During this period and even earlier, Iranian nuclear facilities and scientists have come under attack, supposedly by Israel. Israel’s opposition to the nuclear deal is well known, however, it has been restrained from any pre-emptive attacks due to numerous factors.

Notwithstanding, Iran has accused Israel of assassinating its top nuclear scientist and also carrying out cyber/drone attacks on some of its facilities between 2018 and 2020. These accusations, as could be expected, have neither been confirmed nor denied by Israel!

Did the 2015 JCPOA, therefore, achieve any success in delaying/prolonging the period for Iran to produce a nuclear weapon? The answer is in the affirmative, but it did not eliminate Iran’s capabilities, as it already possessed the requisite know-how, and it had been permitted to maintain its nuclear infrastructure.

Analysts state that the JCPOA has, however, exposed Iran’s weakness to succumb to international pressure as the continuing sanctions were hampering its economic recovery.

Efforts to keep the JCPOA running started from day one when US walked out of it, but were hampered by President Trump’s stubbornness, Iran’s antagonism towards the US, and elections in both the countries.

With President Biden’s victory in the US elections, the JCPOA talks got back on the table. Between April-June 2021, the JCPOA Joint Commission met in Vienna on 10 occasions and six rounds of official talks were held, albeit without US presence, an Iranian demand.

The negotiations were put on hold then in June due to the Iran’s elections and Iran’s push to rehash some previous sticking points. This step was taken under the assumption that resumption would be after the new regime in Iran under President Ebrahim Raisi takes office on August 05, 2021. This was not to be!

The outgoing Iranian President, Hassan Rouhani, was a moderate, a reformist, as compared to Ebrahim Raisi, who is a hardliner.

The outgoing Iranian President, Hassan Rouhani, was a moderate, a reformist, as compared to Ebrahim Raisi, who is a hardliner

Iran apparently wants to prolong the negotiations under the notion that the economy would be able to withstand the sanctions while it pushes for a schedule for the lifting of sanctions in the interim, and some dilution of the nuclear restrictions.

The US, on the other hand, also appears to be buying time, with the hope that the Iranian people, under the sanctions-induced economic hardships, would push for a regime change.

Several key issues were left unresolved when JCPOA talks stopped in June: First, Iranian nuclear advancements that had taken place since 2015. Second, assurances that US would permit financial transactions upon lifting sanctions on Iran. Third, Iran’s demand for financial compensation for sanctions-related damage to its economy. Fourth, US demands for talks with Iran on non-nuclear issues.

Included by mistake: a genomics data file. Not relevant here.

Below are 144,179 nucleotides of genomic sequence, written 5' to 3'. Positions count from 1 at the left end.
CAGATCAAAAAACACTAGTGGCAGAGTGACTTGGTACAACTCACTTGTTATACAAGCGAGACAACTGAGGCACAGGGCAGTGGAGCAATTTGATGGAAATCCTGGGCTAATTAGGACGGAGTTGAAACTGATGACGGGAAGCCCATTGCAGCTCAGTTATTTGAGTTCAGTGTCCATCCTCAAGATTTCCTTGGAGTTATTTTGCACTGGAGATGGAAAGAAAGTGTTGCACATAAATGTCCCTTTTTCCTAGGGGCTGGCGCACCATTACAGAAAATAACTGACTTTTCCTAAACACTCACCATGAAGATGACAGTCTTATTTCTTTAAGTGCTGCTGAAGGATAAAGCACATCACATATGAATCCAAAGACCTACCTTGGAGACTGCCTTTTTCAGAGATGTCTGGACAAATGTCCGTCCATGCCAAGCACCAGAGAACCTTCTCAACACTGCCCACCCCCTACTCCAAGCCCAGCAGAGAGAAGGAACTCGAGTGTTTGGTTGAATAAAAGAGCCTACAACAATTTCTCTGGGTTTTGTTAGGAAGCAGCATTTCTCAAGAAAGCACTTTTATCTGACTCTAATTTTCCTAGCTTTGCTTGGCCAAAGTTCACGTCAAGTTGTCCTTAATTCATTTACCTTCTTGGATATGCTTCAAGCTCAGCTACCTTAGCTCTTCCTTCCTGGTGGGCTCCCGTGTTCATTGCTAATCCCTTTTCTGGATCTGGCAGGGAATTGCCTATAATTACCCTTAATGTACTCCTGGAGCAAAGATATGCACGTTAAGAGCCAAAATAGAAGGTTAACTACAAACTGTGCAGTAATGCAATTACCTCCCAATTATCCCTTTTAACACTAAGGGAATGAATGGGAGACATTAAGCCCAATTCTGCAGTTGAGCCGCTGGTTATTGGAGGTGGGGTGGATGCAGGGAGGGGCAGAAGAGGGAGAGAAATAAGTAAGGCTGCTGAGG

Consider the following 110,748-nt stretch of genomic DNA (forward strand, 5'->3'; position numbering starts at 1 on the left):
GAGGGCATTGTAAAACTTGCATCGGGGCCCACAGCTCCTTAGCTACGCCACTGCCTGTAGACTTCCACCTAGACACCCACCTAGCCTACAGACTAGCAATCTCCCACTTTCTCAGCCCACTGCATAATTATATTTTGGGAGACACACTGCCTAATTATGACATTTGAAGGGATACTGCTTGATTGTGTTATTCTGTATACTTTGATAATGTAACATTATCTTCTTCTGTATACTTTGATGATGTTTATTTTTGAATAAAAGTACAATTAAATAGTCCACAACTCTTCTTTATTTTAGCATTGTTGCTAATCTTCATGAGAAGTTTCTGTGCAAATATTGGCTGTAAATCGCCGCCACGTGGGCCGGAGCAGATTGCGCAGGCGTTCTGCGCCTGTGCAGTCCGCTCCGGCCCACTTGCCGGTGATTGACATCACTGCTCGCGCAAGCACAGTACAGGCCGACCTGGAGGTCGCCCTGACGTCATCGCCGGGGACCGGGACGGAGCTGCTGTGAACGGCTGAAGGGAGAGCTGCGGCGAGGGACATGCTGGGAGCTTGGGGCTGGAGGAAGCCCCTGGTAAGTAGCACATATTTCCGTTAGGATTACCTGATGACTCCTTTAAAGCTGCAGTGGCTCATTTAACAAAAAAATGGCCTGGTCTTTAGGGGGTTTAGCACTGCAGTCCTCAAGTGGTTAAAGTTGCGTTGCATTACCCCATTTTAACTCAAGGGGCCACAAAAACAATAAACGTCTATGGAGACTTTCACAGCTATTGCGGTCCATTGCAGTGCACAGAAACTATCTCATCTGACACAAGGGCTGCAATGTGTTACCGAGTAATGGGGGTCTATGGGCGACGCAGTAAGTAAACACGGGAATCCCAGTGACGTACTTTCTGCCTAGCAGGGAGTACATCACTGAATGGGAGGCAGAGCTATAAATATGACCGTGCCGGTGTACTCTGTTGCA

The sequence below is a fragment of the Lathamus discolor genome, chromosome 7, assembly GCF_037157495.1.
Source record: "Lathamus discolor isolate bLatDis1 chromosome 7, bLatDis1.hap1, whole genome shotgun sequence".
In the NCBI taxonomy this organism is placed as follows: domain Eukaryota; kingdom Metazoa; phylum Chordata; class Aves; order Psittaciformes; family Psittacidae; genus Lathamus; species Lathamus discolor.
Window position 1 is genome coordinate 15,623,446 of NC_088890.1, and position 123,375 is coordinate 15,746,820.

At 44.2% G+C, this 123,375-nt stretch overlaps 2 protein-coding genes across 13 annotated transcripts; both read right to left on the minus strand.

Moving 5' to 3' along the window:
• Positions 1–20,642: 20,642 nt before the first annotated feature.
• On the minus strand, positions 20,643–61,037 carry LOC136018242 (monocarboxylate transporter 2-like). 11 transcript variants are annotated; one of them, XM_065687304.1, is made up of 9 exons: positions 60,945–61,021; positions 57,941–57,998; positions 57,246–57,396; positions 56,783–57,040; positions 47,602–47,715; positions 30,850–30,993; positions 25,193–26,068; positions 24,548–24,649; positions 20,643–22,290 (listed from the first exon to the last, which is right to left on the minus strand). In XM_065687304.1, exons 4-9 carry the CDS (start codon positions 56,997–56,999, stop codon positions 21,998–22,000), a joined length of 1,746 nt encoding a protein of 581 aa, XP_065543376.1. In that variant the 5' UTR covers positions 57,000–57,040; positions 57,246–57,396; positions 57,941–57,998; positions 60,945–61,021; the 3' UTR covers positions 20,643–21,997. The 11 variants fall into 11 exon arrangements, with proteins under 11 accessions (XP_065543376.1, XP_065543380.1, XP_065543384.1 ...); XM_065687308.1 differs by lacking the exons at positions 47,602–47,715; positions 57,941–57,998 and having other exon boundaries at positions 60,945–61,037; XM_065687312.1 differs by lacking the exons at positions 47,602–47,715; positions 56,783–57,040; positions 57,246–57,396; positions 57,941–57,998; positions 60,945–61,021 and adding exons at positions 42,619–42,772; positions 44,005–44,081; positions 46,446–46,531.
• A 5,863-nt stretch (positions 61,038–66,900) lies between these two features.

In a recent demand, prior to the recommencement of talks, Iran asked US to defreeze 10 billion USD assets as an indication of good faith!

The JCPOA talks resumed on November 29 at Vienna with Iran once again insisting that it would not have any face-to-face interaction with US representatives until sanctions are repealed. Iran’s stance is that it was the US, and not Iran, that had violated the multilateral JCPOA, also endorsed by the UNSC. And that US, thus, should return to the table after lifting the sanctions imposed after 2017 which include some unrelated to its nuclear programme. Iran is unwilling to compromise on this viewpoint.

The dynamics in West Asia have changed during the last two years since the JCPOA was put on hold

Israel and Iran have no love lost between them. The dynamics in West Asia have changed during the last two years since the JCPOA was put on hold. Israel and UAE have normalised relations under what is known as the Abraham Accords Peace Agreement, since August 2020. UAE became the third Arab nation, after Egypt and Jordan, with which Israel has normalised relations. Bahrain, Sudan, and Morocco, members of the Arab League, followed in quick succession to normalise ties. While many Arab and non-Arab countries have welcomed these agreements, Iran, as expected, has called them as a betrayal of Palestine.

Analysts are not very optimistic that such normalisation of relations between Arab nations and Israel would have a positive effect on the ongoing Vienna nuclear talks with Iran. While President Raisi has expressed his support for the talks, the firm stand taken by him on the lifting of sanctions make the prospects for revival/survival of the JCPOA very bleak.

President Biden is also firm in his stand that it is Iran that has to first reverse its violations of the JCPOA. The process is further complicated due the deep mistrust between the two. The gridlock can be untangled only if the core issues of ‘sanctions, nuclear, and sequencing’ can be addressed, the latter referring to the sequence in which concessions are to be made.

If Iran has a defiant attitude, US too is equally defiant. If it was US’ actions that led to this standoff, Iran too, does not have its hands clean. Both nations should be willing to show an accommodating stance. Will the ‘sole superpower’ accept its mistake in humility? Will Iran accept to manage its stockpile and reduce the enrichment? The onus of success of the talks is with both.

Only time can tell. Until then, the world is watching!

–The writer is an IAF veteran. Views expressed are personal and do not necessarily reflect the views of Raksha Anirveda